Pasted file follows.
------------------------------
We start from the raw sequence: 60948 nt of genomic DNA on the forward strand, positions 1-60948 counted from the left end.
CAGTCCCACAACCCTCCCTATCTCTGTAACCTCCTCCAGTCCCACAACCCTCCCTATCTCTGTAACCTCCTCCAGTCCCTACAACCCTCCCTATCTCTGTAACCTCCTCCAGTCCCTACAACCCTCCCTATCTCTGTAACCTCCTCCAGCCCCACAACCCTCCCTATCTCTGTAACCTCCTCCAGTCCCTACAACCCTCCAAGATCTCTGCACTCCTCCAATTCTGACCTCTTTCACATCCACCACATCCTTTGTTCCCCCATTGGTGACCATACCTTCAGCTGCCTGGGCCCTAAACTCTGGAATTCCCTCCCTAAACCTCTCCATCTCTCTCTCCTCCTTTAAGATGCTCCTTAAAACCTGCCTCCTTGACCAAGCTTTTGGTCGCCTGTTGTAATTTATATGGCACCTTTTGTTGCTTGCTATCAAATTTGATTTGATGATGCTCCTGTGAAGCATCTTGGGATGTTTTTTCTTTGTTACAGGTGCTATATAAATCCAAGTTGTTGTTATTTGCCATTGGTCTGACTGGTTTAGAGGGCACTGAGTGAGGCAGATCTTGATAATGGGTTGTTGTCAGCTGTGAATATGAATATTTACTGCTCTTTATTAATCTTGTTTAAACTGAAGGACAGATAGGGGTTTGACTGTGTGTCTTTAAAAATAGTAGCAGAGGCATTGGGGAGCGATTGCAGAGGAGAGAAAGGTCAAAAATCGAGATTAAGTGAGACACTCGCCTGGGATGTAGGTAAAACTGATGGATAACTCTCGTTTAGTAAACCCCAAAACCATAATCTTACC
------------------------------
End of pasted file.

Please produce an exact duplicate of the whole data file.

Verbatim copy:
We start from the raw sequence: 60948 nt of genomic DNA on the forward strand, positions 1-60948 counted from the left end.
CAGTCCCACAACCCTCCCTATCTCTGTAACCTCCTCCAGTCCCACAACCCTCCCTATCTCTGTAACCTCCTCCAGTCCCTACAACCCTCCCTATCTCTGTAACCTCCTCCAGTCCCTACAACCCTCCCTATCTCTGTAACCTCCTCCAGCCCCACAACCCTCCCTATCTCTGTAACCTCCTCCAGTCCCTACAACCCTCCAAGATCTCTGCACTCCTCCAATTCTGACCTCTTTCACATCCACCACATCCTTTGTTCCCCCATTGGTGACCATACCTTCAGCTGCCTGGGCCCTAAACTCTGGAATTCCCTCCCTAAACCTCTCCATCTCTCTCTCCTCCTTTAAGATGCTCCTTAAAACCTGCCTCCTTGACCAAGCTTTTGGTCGCCTGTTGTAATTTATATGGCACCTTTTGTTGCTTGCTATCAAATTTGATTTGATGATGCTCCTGTGAAGCATCTTGGGATGTTTTTTCTTTGTTACAGGTGCTATATAAATCCAAGTTGTTGTTATTTGCCATTGGTCTGACTGGTTTAGAGGGCACTGAGTGAGGCAGATCTTGATAATGGGTTGTTGTCAGCTGTGAATATGAATATTTACTGCTCTTTATTAATCTTGTTTAAACTGAAGGACAGATAGGGGTTTGACTGTGTGTCTTTAAAAATAGTAGCAGAGGCATTGGGGAGCGATTGCAGAGGAGAGAAAGGTCAAAAATCGAGATTAAGTGAGACACTCGCCTGGGATGTAGGTAAAACTGATGGATAACTCTCGTTTAGTAAACCCCAAAACCATAATCTTACC